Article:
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J Clin Psychiatry. 2002 Oct;63(10):880-4.

Clozapine-induced fevers and 1-year clozapine discontinuation rate.

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  • 1Department of Neuropsychiatry, University of British Columbia Hospital, Vancouver, Canada.



Clozapine-induced fever is a known side effect that can occur during clozapine initiation. This study aims to characterize patients who experience clozapine-induced fever, the nature of the fevers, and rates of clozapine continuation at 1 year in patients who develop fever versus those who do not.


A retrospective chart review of 93 consecutive clozapine initiations (1991-1999) was conducted. Fever was defined as any 1 temperature at or above 38.0 degrees C (100.4 degrees F). Demographic information, presence or absence of clozapine-induced fevers, and continuation of clozapine treatment at 1 year were extracted from the charts. These variables were analyzed for significance, and subsample analysis was conducted for those with more severe fevers (at or above 38.5 degrees C [101.3 degrees F]).


Of the 93 patients, 20.4% (N = 19) developed clozapine-induced fevers. At 1 year, there was no significant difference in clozapine discontinuation rate between those patients who experienced fever and those who did not. Patients who experienced higher fevers (> or = 38.5 degrees C [101.3 degrees F]) tended to be significantly older than those who did not (p < .027). The mean fever duration was 3.8 days (range, 1-9 days), with a mean temperature of 39.1 degrees C (102.4 degrees F) (range, 38.0-41.0 degrees C [100.4-105.8 degrees F]). At 1 year, the patients who experienced fever showed no increased risk of severe reactions such as agranulocytosis. All patients with fevers continued clozapine treatment with good 1-year continuation rate on treatment with this medication.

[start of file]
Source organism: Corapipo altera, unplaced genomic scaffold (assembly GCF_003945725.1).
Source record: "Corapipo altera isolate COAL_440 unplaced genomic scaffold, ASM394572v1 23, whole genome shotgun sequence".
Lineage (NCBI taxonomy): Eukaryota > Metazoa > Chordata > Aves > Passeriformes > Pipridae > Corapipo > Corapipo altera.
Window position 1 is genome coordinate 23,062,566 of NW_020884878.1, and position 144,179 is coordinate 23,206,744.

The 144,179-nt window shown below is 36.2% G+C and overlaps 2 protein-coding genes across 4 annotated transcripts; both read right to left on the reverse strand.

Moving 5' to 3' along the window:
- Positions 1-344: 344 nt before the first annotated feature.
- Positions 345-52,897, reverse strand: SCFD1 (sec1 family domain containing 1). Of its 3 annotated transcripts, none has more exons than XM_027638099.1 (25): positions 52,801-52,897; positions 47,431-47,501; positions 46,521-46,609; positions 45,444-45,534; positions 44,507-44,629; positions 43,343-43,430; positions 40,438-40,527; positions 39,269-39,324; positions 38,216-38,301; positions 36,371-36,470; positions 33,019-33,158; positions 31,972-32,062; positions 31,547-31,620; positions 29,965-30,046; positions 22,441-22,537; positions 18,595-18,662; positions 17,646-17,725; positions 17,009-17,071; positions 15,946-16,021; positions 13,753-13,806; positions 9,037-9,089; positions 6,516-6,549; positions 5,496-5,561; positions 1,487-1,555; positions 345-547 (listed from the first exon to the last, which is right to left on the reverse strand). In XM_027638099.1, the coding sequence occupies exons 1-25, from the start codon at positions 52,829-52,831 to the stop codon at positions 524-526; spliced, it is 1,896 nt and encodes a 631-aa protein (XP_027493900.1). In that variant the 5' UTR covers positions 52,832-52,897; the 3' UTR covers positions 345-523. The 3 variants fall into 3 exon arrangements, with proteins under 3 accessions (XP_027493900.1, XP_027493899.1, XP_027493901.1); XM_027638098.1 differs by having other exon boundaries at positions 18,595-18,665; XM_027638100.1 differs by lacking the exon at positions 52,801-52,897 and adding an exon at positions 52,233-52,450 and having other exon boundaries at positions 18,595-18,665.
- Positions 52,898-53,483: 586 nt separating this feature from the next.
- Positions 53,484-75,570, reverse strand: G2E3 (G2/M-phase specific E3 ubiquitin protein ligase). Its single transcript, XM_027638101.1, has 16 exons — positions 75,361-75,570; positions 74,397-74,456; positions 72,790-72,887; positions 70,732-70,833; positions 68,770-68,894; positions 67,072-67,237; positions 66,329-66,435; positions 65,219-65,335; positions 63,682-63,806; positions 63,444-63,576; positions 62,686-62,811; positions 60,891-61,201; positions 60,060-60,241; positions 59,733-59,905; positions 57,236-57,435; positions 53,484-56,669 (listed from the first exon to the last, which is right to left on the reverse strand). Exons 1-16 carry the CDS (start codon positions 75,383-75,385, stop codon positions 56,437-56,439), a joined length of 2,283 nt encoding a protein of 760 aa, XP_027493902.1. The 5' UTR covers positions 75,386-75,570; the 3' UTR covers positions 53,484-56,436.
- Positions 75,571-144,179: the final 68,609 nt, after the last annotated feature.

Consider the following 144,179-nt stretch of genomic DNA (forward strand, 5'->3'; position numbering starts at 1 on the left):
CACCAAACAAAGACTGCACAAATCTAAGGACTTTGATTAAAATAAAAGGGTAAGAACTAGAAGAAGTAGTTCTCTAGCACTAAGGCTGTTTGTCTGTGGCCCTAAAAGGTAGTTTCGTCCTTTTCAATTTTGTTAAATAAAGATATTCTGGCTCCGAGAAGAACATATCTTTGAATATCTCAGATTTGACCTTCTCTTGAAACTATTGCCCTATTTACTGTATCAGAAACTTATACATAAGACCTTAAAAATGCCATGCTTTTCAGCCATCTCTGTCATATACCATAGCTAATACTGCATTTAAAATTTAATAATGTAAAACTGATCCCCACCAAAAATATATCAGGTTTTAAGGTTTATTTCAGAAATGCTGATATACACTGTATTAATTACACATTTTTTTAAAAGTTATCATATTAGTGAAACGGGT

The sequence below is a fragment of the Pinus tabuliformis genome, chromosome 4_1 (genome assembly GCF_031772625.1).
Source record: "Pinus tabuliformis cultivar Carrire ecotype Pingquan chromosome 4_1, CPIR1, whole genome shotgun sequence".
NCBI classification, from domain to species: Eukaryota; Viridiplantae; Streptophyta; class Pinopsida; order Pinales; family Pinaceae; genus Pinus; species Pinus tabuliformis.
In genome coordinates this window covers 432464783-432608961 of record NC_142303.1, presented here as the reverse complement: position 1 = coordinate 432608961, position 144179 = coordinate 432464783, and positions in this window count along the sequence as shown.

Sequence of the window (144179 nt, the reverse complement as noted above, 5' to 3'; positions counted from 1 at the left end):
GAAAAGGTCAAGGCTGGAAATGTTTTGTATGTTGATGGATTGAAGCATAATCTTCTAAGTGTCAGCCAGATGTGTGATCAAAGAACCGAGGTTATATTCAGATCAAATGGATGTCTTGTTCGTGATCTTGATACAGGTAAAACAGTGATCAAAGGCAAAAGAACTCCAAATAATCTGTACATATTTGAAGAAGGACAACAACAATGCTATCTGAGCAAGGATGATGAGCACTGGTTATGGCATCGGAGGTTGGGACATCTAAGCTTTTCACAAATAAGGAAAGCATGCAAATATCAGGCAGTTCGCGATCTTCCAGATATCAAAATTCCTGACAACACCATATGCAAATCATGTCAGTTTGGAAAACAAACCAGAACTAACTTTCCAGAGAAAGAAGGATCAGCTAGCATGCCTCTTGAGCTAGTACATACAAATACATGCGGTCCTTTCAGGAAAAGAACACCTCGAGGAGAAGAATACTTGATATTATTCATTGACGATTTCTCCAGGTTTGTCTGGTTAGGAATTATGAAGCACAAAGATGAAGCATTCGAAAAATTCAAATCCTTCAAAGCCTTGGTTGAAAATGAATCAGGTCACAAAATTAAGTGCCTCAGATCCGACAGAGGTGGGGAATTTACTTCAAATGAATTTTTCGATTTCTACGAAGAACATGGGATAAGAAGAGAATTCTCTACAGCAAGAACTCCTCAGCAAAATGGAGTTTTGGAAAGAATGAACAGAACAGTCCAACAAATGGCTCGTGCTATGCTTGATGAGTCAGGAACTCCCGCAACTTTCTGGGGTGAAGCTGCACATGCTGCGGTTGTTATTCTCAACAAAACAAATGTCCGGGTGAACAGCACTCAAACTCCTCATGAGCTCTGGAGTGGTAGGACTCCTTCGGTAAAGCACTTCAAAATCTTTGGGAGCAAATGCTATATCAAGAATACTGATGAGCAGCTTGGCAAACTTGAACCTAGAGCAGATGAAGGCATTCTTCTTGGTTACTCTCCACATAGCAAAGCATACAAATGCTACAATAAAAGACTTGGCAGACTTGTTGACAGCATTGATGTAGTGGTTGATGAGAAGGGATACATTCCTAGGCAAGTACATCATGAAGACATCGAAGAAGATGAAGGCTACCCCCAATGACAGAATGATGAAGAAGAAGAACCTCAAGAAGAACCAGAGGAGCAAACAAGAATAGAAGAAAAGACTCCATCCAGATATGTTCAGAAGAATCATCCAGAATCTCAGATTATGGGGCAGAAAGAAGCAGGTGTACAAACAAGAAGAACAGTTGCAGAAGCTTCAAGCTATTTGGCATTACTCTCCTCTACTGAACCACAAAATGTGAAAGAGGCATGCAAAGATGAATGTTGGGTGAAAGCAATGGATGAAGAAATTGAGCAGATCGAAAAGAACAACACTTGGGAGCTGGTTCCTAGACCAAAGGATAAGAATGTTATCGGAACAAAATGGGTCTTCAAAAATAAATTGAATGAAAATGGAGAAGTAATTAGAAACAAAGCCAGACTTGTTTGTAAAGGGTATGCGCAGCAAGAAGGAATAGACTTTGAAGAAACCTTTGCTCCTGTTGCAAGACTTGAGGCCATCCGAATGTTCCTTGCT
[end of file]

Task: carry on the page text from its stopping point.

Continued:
Clozapine-induced fever is not an indication for discontinuing this effective medication. It is a benign, self-limited phenomenon not predictive of drug discontinuation at 1 year. Older age at time of treatment may be a risk factor for developing clozapine-induced fever.

[PubMed - indexed for MEDLINE]
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